As reported down below a bit, I met with Ilana Davidson, a professional soprano and Yankees fan who nonetheless has something in common with me: both our mothers suffered and died from Lewy Body Dementia (LBD). We met online, on Facebook, after she had read a post I'd written about my mother. Then she contacted someone from the UK-based Lewy Body Society with the idea of doing a benefit recital. She solicited my help, we talked over some ideas over "guilt food" (we weren't hungry but felt compelled to order something other than tea) (it was humus and fruit) at a brunch place on the Upper West Side.
En route to the rendezvous, I stopped in at Barnes & Noble and bought a book that I'd been meaning to read for several months: Life in the Balance, a memoir by Dr. Thomas Graboys. A noted Boston cardiologist, Dr. Graboys was forced to give up practicing medicine after he was diagnosed with Parkinson's disease and LBD. I showed the book to Ilana, who hadn't heard of it. I took it home and read it in about a week. His courageous and immeasurably valuable testimony about what he is experiencing - and fighting - makes for an extraordinary read. For me, personally, I treasure the book because he is able to articulate what my mother could not, and so I now have a better understanding of what my mother endured behind her stone-faced silence.
Meeting Ilana was wonderful on many levels. I had heard her audio clips on her website, so I knew she was a real talent (not that I know opera well enough to judge, but she has the resume, recordings, and reviews any professional artist would covet). We obviously shared this unfortunate bond and it was helpful to know that my own experience was not unusual. Further, we simply seem to click and our rapport was easy and enjoyable.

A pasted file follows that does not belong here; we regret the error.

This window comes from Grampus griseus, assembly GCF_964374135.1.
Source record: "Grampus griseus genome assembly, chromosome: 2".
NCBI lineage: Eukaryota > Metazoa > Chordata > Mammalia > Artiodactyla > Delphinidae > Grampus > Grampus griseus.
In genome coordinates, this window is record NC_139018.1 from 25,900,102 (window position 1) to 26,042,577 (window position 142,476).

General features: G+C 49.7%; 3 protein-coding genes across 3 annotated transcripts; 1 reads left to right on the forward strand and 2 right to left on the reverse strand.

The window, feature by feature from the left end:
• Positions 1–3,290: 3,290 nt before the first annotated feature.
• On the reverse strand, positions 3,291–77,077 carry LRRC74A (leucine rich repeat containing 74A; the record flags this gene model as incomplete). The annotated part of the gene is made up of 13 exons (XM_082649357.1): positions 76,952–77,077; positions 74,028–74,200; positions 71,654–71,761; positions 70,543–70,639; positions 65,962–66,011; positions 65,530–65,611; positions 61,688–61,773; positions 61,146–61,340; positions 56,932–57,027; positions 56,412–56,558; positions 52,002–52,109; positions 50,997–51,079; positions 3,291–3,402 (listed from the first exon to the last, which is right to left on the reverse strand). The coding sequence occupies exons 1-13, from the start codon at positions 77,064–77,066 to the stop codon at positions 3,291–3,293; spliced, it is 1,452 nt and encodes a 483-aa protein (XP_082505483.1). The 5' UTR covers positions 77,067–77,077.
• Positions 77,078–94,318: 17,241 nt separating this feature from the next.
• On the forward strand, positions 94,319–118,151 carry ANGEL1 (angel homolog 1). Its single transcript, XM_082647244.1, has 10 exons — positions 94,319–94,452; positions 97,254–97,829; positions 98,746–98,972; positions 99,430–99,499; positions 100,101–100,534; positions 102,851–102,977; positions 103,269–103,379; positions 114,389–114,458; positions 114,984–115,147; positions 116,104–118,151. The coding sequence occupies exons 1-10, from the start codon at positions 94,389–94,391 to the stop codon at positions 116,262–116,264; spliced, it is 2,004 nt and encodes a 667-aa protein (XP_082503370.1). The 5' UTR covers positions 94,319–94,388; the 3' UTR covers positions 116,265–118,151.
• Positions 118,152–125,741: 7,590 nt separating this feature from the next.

We talked about a number of ideas, some of which might not be prudent to mention here since the people we'd like to involve don't yet know about it (not that Al Pacino reads my blog, I don't think. Oops!). But I do think it would be very moving and healing to solicit stories from patients and families, edit them down to concise and cogent excerpts, and have a number of celebrities read them in between musical pieces.
I would also want to include excerpts from Dr. Graboys' book, and emailed to ask for his input. I was thrilled, therefore, when just before leaving work this afternoon my phone range and the voice on the other end said, "Hello Jason, this is Tom Graboys." I was stunned, so much so that all I could do was blurt out, "Wow!"
Dr. Graboys was "ecstatic" to learn of our ideas and happy to assist. He is still active, and in fact is doing a reading and book signing in Brookline on January 29, an event for which I am already registered. I look forward to meeting him in person. In addition, I have had contact (and become Facebook friends) with someone from the Lewy Body Dementia Association in Atlanta, Georgia. They are hot for the idea as well. And I've communicated with someone here in Boston who runs a support group for family members of LBD patients.
With all this swirl of community building, I should be very excited but there's one thing that hasn't fallen into place yet. Our contact at the Lewy Body Society has grown strangely silent. She hasn't returned two emails and I'd like to get her input so we can formalize and finalize our plans, begin to work up some proposals, and start going after some funders, talent, and venues.
As I explained to Dr. Graboys on the phone today, it's not like I've long been a champion or advocate on behalf of LBD patients, but it's occurred to me that 10 years after my mother died, I still get blank stares from people when they ask what my mother died from. Ten years later, LBD is still largely unknown by the general public, likely still underdiagnosed by clinicians, and definitely undertreated. And yet by several reports I've read, it's the third most-common form of dementia.
It's time to do something about this. And if there's a role for me to play, then it's a project I happily add to my pile and give top priority to.